When colleagues at academic conferences marvel at the latest of my seven pregnancies, my immediate reaction—so they don’t think I am the world’s worst professor and colleague—is to tell them that I have never, ever taken standard maternity leave. With my last two pregnancies, I modified maternity leave, opting instead for a reduced course schedule. At my university, that means coming back from the hospital to teaching two courses instead of four, days after giving birth.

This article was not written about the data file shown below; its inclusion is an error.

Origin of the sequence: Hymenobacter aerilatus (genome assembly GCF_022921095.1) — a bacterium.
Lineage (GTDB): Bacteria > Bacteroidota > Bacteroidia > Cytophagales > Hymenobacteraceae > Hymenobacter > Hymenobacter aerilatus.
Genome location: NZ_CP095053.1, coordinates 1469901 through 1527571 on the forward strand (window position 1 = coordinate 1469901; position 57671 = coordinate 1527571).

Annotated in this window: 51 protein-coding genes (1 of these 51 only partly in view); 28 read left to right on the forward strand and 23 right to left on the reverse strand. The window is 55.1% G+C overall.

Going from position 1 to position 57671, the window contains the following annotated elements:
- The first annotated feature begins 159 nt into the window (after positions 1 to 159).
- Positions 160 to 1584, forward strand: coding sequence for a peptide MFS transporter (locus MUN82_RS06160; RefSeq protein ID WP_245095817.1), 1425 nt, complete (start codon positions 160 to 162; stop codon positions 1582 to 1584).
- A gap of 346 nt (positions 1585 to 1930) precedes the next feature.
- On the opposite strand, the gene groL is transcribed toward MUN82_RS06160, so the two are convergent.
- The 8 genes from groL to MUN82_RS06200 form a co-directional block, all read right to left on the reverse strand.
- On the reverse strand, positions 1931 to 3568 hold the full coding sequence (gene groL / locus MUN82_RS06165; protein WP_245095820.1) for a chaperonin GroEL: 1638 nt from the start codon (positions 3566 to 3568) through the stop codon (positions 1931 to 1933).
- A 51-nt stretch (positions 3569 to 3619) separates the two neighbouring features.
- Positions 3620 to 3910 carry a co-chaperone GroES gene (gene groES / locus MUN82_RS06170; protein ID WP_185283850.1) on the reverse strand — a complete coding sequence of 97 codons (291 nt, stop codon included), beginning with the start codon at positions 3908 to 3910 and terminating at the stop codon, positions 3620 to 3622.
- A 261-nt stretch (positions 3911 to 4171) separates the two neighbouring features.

This information usually elicits the reaction that I must be a “super-woman,” but the real reason is that taking maternity leave in academia is very difficult. Unlike other employers, universities are necessarily tied to an academic calendar, and taking off the six weeks granted under federal law means that the other two professors in my department would have to take over my classes.

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